First Steps Toward Breast Cancer Vaccine Using HER-2 Mimotope

MedicalResearch.com Interview with:

Josef Singer MD, PhD Comparative Medicine Messerli Research Institute of the University of Veterinary Medicine Medical University Vienna University Vienna, Austria & Department for Comparative Immunology and Oncology Institute of Pathophysiology and Allergy Research Medical University Department of Internal Medicine II University Hospital Krems Karl Landsteiner University of Health Sciences Krems, Austria

Dr. Josef Singer

Josef Singer MD, PhD Comparative Medicine
Messerli Research Institute of the University of Veterinary Medicine
Medical University Vienna
University Vienna, Austria & Department for Comparative Immunology and Oncology Institute of Pathophysiology and Allergy Research Medical University
Department of Internal Medicine II University Hospital Krems Karl Landsteiner
University of Health Sciences Krems, Austria 

MedicalResearch.com: What is the background for this study? What are the main findings?

Response: Immunotherapy of cancer has gained increasing interest in treatment of oncologic patients. Especially passive immunotherapy with monoclonal antibodies against tumor-associated antigens has been very successful due to good response rates with relatively moderate side effects compared to conventional chemotherapy.

Trastuzumab, an antibody against the human epidermal growth-factor receptor-2 (HER-2), is widely applied for the treatment of metastatic breast cancer. Trastuzumab leads to longer progression-free and overall survival in patients with HER-2 positive disease. However, monoclonal antibody therapies have to be repetitively applied, which represents a risk for infusion-related side effects and, due to the high costs, a massive burden for social security systems.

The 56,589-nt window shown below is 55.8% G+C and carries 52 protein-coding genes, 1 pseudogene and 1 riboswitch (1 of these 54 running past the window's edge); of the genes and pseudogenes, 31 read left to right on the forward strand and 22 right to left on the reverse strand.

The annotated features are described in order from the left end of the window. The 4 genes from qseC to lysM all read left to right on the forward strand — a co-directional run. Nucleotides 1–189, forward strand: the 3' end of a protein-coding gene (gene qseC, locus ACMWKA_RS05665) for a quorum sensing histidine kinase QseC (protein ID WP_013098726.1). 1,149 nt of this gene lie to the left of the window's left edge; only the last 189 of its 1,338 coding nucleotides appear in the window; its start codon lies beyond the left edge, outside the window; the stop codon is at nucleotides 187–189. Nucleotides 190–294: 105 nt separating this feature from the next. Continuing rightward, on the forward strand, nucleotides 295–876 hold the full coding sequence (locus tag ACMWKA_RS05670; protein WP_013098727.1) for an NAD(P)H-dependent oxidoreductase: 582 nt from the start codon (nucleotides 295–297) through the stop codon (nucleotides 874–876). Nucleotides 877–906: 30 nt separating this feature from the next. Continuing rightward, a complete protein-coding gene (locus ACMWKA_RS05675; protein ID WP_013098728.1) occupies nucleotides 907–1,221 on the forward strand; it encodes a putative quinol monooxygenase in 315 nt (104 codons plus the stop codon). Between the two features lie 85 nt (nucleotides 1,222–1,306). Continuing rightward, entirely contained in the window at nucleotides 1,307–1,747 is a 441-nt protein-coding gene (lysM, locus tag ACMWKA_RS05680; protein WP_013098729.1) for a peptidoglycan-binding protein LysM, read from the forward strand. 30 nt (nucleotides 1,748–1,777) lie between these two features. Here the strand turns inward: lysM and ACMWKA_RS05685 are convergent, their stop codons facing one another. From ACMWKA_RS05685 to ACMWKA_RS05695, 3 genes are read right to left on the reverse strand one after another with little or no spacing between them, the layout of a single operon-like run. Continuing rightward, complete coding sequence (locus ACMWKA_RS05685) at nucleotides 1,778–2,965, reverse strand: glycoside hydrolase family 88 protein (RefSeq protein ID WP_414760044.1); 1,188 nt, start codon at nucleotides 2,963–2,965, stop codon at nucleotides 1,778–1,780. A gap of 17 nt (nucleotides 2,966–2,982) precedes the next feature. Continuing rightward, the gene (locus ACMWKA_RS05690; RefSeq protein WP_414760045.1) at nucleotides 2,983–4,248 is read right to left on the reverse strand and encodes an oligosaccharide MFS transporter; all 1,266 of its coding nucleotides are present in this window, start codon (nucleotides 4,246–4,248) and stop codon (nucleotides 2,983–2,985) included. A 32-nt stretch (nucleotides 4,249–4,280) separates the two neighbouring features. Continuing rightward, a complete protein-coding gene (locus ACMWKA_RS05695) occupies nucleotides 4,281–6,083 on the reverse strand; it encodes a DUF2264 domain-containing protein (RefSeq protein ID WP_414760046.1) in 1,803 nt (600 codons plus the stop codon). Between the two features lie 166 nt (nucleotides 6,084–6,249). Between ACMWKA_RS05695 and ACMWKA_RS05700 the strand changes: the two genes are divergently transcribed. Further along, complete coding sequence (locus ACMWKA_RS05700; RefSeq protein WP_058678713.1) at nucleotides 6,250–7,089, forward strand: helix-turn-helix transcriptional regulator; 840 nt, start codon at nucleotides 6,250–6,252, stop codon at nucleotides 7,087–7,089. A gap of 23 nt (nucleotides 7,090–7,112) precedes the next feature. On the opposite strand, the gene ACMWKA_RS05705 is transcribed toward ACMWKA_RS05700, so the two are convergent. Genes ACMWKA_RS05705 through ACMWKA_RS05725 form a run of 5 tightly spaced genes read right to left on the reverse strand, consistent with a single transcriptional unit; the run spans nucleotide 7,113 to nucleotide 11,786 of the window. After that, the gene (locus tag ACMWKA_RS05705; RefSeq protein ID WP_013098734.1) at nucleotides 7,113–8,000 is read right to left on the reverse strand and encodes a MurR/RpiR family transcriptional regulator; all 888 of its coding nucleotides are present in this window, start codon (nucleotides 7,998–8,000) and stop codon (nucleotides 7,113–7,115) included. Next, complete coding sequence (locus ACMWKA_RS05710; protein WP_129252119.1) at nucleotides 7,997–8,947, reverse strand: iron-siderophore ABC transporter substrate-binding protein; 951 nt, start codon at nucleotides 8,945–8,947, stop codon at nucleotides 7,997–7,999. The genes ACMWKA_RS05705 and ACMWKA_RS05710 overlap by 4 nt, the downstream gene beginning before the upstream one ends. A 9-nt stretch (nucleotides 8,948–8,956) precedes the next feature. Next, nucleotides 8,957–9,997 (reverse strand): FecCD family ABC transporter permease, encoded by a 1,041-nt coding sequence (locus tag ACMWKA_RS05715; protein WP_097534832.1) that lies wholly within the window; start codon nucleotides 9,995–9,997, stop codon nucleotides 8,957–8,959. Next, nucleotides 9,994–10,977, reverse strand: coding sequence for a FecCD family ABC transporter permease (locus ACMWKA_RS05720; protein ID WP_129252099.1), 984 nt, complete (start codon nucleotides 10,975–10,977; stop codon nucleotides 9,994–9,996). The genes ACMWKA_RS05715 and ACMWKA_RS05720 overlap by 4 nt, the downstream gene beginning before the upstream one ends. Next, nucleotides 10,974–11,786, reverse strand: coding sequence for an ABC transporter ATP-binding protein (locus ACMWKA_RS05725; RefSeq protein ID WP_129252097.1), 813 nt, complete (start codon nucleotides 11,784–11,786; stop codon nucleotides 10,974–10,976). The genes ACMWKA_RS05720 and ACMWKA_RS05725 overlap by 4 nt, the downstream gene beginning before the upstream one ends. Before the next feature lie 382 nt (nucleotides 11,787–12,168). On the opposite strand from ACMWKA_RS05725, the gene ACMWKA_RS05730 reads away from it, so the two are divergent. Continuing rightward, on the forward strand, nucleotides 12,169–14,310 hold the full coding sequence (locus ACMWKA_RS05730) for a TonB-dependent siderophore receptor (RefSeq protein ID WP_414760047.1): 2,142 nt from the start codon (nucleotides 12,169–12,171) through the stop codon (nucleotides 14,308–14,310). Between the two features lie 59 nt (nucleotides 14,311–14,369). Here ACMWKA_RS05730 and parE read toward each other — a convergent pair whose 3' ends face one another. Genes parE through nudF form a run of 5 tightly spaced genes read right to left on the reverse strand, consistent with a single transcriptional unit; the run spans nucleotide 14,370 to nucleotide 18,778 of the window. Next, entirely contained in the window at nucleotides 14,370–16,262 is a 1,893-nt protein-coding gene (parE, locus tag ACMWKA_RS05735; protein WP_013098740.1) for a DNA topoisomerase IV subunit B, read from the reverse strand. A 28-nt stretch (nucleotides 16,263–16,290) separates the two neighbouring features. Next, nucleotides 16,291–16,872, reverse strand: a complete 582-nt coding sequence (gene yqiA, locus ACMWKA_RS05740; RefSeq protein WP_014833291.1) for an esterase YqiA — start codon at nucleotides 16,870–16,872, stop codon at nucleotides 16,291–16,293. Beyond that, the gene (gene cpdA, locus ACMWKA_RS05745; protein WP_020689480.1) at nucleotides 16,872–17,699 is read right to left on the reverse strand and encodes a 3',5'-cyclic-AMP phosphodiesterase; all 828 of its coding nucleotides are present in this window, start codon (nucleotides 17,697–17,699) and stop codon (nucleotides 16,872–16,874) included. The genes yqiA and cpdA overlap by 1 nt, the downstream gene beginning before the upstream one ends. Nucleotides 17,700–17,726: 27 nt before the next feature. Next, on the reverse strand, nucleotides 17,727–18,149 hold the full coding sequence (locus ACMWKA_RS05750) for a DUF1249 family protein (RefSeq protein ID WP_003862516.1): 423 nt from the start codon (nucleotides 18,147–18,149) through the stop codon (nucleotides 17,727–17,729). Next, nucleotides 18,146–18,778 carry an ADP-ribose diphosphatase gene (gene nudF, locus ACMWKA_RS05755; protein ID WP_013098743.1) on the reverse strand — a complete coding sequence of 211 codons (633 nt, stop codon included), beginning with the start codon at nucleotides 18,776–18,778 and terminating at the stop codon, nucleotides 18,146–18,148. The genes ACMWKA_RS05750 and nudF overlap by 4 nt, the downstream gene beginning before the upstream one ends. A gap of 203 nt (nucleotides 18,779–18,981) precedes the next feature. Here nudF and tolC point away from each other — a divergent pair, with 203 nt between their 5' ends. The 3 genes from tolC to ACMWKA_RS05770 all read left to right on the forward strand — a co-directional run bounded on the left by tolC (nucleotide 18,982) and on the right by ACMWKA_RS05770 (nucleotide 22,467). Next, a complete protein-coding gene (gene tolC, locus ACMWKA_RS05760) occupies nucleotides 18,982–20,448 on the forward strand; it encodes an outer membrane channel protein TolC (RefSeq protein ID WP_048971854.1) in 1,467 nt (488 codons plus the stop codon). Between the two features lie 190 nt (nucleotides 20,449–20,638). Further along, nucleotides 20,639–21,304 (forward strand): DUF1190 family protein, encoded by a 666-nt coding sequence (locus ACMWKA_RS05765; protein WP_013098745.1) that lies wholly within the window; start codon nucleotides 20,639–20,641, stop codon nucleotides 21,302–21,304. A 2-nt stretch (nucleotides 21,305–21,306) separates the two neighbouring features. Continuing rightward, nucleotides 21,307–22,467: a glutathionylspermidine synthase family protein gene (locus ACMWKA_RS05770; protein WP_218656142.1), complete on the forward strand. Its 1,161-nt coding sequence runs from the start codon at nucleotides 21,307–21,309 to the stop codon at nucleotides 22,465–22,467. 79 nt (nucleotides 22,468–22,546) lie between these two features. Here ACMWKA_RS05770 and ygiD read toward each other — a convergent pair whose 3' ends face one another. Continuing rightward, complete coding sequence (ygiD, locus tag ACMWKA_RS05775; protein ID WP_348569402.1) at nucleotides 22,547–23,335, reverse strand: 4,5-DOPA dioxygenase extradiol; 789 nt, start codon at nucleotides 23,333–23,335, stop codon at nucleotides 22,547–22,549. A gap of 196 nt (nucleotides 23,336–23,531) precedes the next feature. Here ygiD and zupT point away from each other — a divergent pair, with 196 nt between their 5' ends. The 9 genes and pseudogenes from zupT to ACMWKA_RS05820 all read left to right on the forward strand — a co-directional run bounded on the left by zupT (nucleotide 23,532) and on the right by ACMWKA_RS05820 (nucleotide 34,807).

Our aim was to replace the passive immunotherapy by a vaccine actively inducing patients´ own antibodies with the same specificity as trastuzumab. A novel mimotope library platform enabled the development of a HER2-specific cancer vaccine: Mimotopes are small peptides that are able to mimic antibody epitopes on tumor-associated antigens, in our case the trastuzumab antigen on HER-2.

We use Adeno-associated-viruses (AAV) as carriers for our HER2 vaccine as they are highly immunogenic and safe. We could demonstrate that this HER-2 mimotope AAV-vaccine induced antibodies against human HER- 2 similar to the clinically used trastuzumab. In a mouse tumor model the HER-2 mimotope AAV vaccine was able to delay the growth of tumors significantly.

MedicalResearch.com: What should readers take away from your report?

Response: This novel AAV-based mimotope library could be an important tool to establish active immunotherapies against cancer in clinical oncology, as it is a straight forward approach to design novel cancer vaccines.

MedicalResearch.com: What recommendations do you have for future research as a result of this study?

Response: A translation of the HER-2 mimotope AAV vaccine into human patients is the next urgent step. However, this novel approach to generate cancer vaccines is applicable for many other tumor-associated antigens, e.g. EGFR or CEA.

MedicalResearch.com: Thank you for your contribution to the MedicalResearch.com community.

Citation:

Josef Singer, Krisztina Manzano-Szalai, Judit Fazekas, Kathrin Thell, Anna Bentley-Lukschal, Caroline Stremnitzer, Franziska Roth-Walter, Margit Weghofer, Mirko Ritter, Kerstin Pino Tossi, Markus Hörer, Uwe Michaelis, Erika Jensen-Jarolim. Proof of concept study with an HER-2 mimotope anticancer vaccine deduced from a novel AAV-mimotope library platform. OncoImmunology, 2016; 5 (7): e1171446 DOI: 10.1080/2162402X.2016.1171446

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